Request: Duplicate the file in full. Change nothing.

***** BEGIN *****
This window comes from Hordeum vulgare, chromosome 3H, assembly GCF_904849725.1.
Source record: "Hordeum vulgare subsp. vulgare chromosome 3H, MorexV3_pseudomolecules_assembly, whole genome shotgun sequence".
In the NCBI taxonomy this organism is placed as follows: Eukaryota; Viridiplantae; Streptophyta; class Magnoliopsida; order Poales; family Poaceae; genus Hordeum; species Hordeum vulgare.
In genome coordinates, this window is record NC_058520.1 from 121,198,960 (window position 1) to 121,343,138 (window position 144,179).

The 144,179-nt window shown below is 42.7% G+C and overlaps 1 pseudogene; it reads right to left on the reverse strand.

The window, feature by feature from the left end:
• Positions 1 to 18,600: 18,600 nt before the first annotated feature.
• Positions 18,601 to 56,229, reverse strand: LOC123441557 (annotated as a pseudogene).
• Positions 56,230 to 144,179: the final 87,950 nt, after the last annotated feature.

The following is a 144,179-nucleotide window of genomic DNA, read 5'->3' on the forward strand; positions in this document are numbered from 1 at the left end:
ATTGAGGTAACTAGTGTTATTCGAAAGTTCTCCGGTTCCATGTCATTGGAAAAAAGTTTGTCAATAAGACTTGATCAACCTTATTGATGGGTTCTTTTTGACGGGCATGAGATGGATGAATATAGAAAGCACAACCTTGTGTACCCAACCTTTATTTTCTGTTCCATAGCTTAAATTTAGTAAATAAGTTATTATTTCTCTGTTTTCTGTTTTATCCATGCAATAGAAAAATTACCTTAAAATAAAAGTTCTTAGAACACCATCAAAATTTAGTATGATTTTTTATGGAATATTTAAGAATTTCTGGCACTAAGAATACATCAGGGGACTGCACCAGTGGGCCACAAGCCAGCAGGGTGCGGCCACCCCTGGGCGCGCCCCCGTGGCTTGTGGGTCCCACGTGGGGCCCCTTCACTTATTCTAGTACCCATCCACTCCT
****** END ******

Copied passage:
This window comes from Hordeum vulgare, chromosome 3H, assembly GCF_904849725.1.
Source record: "Hordeum vulgare subsp. vulgare chromosome 3H, MorexV3_pseudomolecules_assembly, whole genome shotgun sequence".
In the NCBI taxonomy this organism is placed as follows: Eukaryota; Viridiplantae; Streptophyta; class Magnoliopsida; order Poales; family Poaceae; genus Hordeum; species Hordeum vulgare.
In genome coordinates, this window is record NC_058520.1 from 121,198,960 (window position 1) to 121,343,138 (window position 144,179).

The 144,179-nt window shown below is 42.7% G+C and overlaps 1 pseudogene; it reads right to left on the reverse strand.

The window, feature by feature from the left end:
• Positions 1 to 18,600: 18,600 nt before the first annotated feature.
• Positions 18,601 to 56,229, reverse strand: LOC123441557 (annotated as a pseudogene).
• Positions 56,230 to 144,179: the final 87,950 nt, after the last annotated feature.

The following is a 144,179-nucleotide window of genomic DNA, read 5'->3' on the forward strand; positions in this document are numbered from 1 at the left end:
ATTGAGGTAACTAGTGTTATTCGAAAGTTCTCCGGTTCCATGTCATTGGAAAAAAGTTTGTCAATAAGACTTGATCAACCTTATTGATGGGTTCTTTTTGACGGGCATGAGATGGATGAATATAGAAAGCACAACCTTGTGTACCCAACCTTTATTTTCTGTTCCATAGCTTAAATTTAGTAAATAAGTTATTATTTCTCTGTTTTCTGTTTTATCCATGCAATAGAAAAATTACCTTAAAATAAAAGTTCTTAGAACACCATCAAAATTTAGTATGATTTTTTATGGAATATTTAAGAATTTCTGGCACTAAGAATACATCAGGGGACTGCACCAGTGGGCCACAAGCCAGCAGGGTGCGGCCACCCCTGGGCGCGCCCCCGTGGCTTGTGGGTCCCACGTGGGGCCCCTTCACTTATTCTAGTACCCATCCACTCCT